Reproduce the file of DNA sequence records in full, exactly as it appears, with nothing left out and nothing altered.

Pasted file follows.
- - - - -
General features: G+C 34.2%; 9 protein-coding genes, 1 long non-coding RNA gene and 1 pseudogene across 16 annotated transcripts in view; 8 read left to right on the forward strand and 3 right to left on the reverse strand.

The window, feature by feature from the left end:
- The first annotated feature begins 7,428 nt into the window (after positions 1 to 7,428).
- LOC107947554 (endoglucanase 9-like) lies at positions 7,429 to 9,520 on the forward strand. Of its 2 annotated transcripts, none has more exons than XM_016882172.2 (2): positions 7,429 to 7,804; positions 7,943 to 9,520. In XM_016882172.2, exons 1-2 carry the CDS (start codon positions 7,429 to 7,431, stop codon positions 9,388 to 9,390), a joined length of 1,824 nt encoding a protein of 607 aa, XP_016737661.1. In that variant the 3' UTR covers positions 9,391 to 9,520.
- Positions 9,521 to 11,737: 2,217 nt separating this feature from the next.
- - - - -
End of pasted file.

General features: G+C 34.2%; 9 protein-coding genes, 1 long non-coding RNA gene and 1 pseudogene across 16 annotated transcripts in view; 8 read left to right on the forward strand and 3 right to left on the reverse strand.

The window, feature by feature from the left end:
- The first annotated feature begins 7,428 nt into the window (after positions 1 to 7,428).
- LOC107947554 (endoglucanase 9-like) lies at positions 7,429 to 9,520 on the forward strand. Of its 2 annotated transcripts, none has more exons than XM_016882172.2 (2): positions 7,429 to 7,804; positions 7,943 to 9,520. In XM_016882172.2, exons 1-2 carry the CDS (start codon positions 7,429 to 7,431, stop codon positions 9,388 to 9,390), a joined length of 1,824 nt encoding a protein of 607 aa, XP_016737661.1. In that variant the 3' UTR covers positions 9,391 to 9,520.
- Positions 9,521 to 11,737: 2,217 nt separating this feature from the next.